Today we went to the Mall of Mysore. It is a mall. In Mysore. Not a guy with a bunch of buckets on a cart. A mall. With no one in it. But we got a booster chair for Holden so he can see what he is eating at the table. And I rode the escalator up and down, up and down, up and down. We spent an hour and a half riding the escalators with Holden. I ride an escalator with Holden every day in Toronto to get to work, but I guess the Indian ones are different. He had fun – which means I was relieved, but run off my feet.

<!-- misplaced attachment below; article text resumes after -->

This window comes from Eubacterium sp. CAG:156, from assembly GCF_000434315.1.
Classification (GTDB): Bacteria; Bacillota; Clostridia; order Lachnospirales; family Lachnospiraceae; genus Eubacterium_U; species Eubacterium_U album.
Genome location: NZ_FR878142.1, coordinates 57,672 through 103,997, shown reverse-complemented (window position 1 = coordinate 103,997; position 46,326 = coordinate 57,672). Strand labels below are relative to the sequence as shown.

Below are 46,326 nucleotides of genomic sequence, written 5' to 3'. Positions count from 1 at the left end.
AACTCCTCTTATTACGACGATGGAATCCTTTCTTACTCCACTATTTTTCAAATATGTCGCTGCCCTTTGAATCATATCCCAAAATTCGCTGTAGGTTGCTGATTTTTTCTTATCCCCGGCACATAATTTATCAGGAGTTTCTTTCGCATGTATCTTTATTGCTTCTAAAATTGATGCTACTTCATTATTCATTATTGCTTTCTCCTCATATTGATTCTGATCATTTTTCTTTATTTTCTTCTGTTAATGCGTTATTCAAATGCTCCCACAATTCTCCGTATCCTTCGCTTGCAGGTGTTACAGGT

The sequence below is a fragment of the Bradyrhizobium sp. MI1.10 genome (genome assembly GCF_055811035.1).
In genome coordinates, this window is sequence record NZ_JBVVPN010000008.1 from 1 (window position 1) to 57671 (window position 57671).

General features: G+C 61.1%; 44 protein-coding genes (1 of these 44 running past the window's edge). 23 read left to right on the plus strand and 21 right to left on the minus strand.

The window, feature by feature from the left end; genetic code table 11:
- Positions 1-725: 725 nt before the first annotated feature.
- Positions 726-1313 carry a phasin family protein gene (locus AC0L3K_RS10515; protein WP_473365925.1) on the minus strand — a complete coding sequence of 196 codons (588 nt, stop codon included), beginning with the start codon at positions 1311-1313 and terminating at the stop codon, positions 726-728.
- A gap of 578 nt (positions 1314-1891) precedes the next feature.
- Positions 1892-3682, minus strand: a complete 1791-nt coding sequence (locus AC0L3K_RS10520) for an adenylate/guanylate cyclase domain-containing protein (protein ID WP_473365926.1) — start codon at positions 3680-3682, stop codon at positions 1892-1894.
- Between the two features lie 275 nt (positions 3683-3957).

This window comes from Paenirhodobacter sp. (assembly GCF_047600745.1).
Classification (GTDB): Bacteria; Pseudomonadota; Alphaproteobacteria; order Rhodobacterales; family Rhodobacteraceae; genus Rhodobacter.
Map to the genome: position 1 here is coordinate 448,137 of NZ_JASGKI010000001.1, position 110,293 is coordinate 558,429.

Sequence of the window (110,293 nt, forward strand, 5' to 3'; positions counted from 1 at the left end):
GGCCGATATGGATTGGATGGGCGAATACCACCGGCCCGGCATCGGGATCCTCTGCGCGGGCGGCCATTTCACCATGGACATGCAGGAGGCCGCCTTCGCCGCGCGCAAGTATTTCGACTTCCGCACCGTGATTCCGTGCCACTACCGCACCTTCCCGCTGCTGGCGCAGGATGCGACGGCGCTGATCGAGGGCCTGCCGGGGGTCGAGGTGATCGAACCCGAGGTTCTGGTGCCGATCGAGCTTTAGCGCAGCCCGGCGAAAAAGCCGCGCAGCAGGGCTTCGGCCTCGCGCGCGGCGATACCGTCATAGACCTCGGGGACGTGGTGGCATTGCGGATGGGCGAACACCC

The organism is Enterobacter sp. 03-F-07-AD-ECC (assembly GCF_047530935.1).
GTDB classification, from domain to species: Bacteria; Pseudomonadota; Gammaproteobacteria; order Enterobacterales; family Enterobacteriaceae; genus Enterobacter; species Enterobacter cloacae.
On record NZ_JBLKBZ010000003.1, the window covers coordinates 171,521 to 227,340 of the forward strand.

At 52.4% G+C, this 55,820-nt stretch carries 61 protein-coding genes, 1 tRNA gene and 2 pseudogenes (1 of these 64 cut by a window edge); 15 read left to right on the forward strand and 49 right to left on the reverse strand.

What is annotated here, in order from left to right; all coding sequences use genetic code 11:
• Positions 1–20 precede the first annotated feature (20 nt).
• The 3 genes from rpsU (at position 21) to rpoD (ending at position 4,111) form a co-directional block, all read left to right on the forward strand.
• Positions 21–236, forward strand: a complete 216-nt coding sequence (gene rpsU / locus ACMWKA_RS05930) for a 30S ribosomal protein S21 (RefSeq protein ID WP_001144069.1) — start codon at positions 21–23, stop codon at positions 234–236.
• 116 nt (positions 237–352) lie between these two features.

Then it was noodle soup and off to see Sharath for conference. Conference was great – here are some notes (I’m a bit jetlagged so I hope I’m not missing anything):

There was a banana and half a granola bar in my purse. Then Franklin the turtle had a homework assignment and he couldn’t figure out what his favourite place in his neighbourhood was – I won’t spoil the ending. A couple dogs walked by. Some rocks are  small. Those are baby rocks. And some rocks are too big to carry around. Shoes came off, shoes were put back on. Dogs. Rocks. Monkeys? Monkeys? No monkeys.

Ok really, I think I heard something about handstands before Holden booted out the door and I spent the next hour chasing him up and down the street.

This was actually taken during conference – so it can give you a bit of texture when you are reading a decent Mysore blog.